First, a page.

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Georgia Regents University is one of four public comprehensive research universities in the state with nearly 10,000 students enrolled in its nine colleges and schools, which include the Medical College of Georgia – the nation’s 13th-oldest medical school – the nationally-ranked Hull College of Business and Georgia’s only College of Dental Medicine. The clinical enterprise associated with the university includes the 478-bed Georgia Regents Medical Center and the 154-bed Children’s Hospital of Georgia. GRU is a unit of the University System of Georgia and an equal opportunity institution. http://www.gru.edu

New PhD in Applied Health Sciences good for GRU, good for health care

Georgia Regents University continues its long tradition of offering innovative, forward-thinking degrees with the launch of its new doctoral degree in applied health sciences.

The three-year, practice-oriented doctoral program is the first of its kind in the University System of Georgia, something the Board of Regents noted when they approved the program in March.

“This is a program that fills a major gap,” said Dr. Andrew Balas, Dean of the College of Allied Health Sciences. “It’s a PhD program that is targeted toward innovation that changes health care and the public’s health.”

Designed to equip health professionals with the skills to solve health care issues in numerous fields of allied health, graduates will be uniquely prepared for roles in the health care work force, which is made up of some 80 different professions. In fact, approximately 60 percent of all health care workers are allied health professionals.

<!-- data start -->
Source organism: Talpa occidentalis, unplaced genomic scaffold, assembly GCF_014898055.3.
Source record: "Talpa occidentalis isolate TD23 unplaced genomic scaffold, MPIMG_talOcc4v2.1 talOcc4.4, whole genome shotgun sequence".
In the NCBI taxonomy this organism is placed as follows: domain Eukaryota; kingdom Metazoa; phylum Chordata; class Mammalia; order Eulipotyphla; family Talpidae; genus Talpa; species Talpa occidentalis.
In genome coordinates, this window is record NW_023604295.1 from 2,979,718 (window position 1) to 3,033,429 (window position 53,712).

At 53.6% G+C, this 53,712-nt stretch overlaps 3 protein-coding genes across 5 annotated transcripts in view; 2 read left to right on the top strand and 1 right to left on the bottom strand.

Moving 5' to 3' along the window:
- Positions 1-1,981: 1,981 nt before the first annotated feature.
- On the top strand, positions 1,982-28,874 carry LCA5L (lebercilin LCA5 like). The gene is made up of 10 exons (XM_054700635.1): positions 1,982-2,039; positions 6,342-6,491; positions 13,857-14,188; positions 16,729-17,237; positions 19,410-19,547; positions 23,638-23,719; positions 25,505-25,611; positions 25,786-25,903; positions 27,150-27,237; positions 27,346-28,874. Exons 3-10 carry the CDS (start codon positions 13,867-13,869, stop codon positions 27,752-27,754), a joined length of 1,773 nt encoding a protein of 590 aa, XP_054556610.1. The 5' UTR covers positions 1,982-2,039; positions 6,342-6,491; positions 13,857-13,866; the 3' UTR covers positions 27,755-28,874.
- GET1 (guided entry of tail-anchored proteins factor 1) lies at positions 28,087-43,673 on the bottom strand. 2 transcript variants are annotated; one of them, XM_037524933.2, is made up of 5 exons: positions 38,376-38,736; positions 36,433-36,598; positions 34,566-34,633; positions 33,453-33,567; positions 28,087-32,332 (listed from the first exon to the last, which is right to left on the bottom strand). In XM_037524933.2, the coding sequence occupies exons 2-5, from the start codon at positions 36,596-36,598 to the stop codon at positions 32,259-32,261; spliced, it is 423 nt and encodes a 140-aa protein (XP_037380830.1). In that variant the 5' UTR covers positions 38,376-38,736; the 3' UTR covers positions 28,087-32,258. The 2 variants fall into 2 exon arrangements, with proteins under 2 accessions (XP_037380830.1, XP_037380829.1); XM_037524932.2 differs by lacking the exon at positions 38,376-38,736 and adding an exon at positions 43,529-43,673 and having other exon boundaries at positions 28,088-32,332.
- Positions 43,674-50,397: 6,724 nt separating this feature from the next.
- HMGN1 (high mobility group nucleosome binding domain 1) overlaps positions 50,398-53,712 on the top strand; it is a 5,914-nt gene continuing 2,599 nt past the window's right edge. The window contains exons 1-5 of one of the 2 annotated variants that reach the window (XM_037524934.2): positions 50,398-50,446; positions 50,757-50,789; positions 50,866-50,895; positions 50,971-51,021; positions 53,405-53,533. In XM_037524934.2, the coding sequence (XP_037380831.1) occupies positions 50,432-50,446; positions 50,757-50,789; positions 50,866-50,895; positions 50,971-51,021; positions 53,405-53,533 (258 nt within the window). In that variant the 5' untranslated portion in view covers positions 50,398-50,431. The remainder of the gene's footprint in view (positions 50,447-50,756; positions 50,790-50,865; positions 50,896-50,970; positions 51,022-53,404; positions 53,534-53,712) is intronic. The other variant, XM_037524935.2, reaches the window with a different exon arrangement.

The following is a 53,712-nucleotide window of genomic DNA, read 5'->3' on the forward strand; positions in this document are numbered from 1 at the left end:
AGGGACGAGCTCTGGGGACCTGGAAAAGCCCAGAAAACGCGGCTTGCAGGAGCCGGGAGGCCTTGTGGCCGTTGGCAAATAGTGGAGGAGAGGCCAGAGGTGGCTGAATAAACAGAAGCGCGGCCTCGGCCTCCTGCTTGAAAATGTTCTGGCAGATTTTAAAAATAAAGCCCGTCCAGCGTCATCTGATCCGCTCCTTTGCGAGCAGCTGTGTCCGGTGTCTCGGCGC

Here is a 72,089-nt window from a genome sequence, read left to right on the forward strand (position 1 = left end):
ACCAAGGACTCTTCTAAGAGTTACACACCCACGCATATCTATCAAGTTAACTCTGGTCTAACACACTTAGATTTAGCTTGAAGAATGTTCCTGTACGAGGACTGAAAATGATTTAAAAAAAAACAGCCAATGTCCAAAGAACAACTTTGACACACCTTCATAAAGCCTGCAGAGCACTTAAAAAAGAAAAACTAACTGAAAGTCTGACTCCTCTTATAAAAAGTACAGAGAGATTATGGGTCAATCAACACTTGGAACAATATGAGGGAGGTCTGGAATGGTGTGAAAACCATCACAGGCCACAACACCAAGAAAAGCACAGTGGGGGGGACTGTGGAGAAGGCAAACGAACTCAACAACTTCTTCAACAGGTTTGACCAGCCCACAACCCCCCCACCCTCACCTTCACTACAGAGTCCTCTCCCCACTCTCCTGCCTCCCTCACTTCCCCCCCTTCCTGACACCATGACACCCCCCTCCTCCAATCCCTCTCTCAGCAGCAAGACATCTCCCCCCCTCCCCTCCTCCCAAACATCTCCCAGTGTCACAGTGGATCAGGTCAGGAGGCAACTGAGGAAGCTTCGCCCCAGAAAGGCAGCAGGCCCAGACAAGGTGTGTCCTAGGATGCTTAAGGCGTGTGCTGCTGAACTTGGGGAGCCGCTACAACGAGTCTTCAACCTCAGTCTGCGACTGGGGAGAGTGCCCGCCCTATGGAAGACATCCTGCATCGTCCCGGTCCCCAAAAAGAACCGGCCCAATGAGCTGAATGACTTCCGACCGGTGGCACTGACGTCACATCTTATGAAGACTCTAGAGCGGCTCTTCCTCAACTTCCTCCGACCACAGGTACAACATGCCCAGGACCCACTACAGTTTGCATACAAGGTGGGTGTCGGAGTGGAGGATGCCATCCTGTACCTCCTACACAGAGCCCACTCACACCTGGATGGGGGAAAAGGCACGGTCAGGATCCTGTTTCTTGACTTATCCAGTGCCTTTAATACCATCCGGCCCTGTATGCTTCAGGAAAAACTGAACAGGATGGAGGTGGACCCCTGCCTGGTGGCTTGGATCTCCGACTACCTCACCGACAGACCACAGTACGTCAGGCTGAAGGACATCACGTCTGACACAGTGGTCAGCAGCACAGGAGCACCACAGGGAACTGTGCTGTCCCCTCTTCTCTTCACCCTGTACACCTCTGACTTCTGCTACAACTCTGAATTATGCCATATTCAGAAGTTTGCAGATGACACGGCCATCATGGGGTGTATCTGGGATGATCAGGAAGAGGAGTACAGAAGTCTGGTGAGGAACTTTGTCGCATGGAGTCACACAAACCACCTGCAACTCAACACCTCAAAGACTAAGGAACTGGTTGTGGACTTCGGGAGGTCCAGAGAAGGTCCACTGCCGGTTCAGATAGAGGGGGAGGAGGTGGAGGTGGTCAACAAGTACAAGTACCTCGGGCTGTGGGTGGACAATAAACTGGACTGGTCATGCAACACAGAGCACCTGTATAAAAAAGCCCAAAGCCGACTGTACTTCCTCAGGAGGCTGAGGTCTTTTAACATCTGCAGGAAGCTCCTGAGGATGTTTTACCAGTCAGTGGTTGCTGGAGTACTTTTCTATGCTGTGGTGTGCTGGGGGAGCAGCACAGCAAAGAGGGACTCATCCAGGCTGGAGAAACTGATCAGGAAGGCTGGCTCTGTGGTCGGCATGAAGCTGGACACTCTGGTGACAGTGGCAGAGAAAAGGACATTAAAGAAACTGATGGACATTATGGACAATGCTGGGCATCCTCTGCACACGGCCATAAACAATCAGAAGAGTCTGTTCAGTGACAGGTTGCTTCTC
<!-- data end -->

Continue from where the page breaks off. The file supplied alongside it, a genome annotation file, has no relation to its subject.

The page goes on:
According to Balas, the demand for health care workers is twice the growth of the national economy. By 2020, the U.S. will require 20 million health care professionals. The College of Allied Health Sciences has been developing programs to support this growth since the 1930s.

Departments within the College of Allied Health Sciences include Clinical and Environmental Health Sciences, Dental Hygiene, Health Management and Informatics, Medical Illustration, Medical Laboratory, Imaging and Radiologic Sciences, Occupational and Physical Therapy, and Physician Assistant. Graduates of these departments enjoy a nearly 100 percent employment rate.

While active development of the doctoral degree in applied health sciences started about two-and-a- half years ago, Balas said the program had been a dream of the college, its faculty, and his predecessors for a long time.

Though many students will come from the local population, Balas said he expects to draw from across the state and nation, eventually even including international enrollment. With a mix of distance technology and on-campus work, Balas believes the program’s flexibility will appeal to students from all locations, and he hopes its practical focus will attract results-driven practitioners.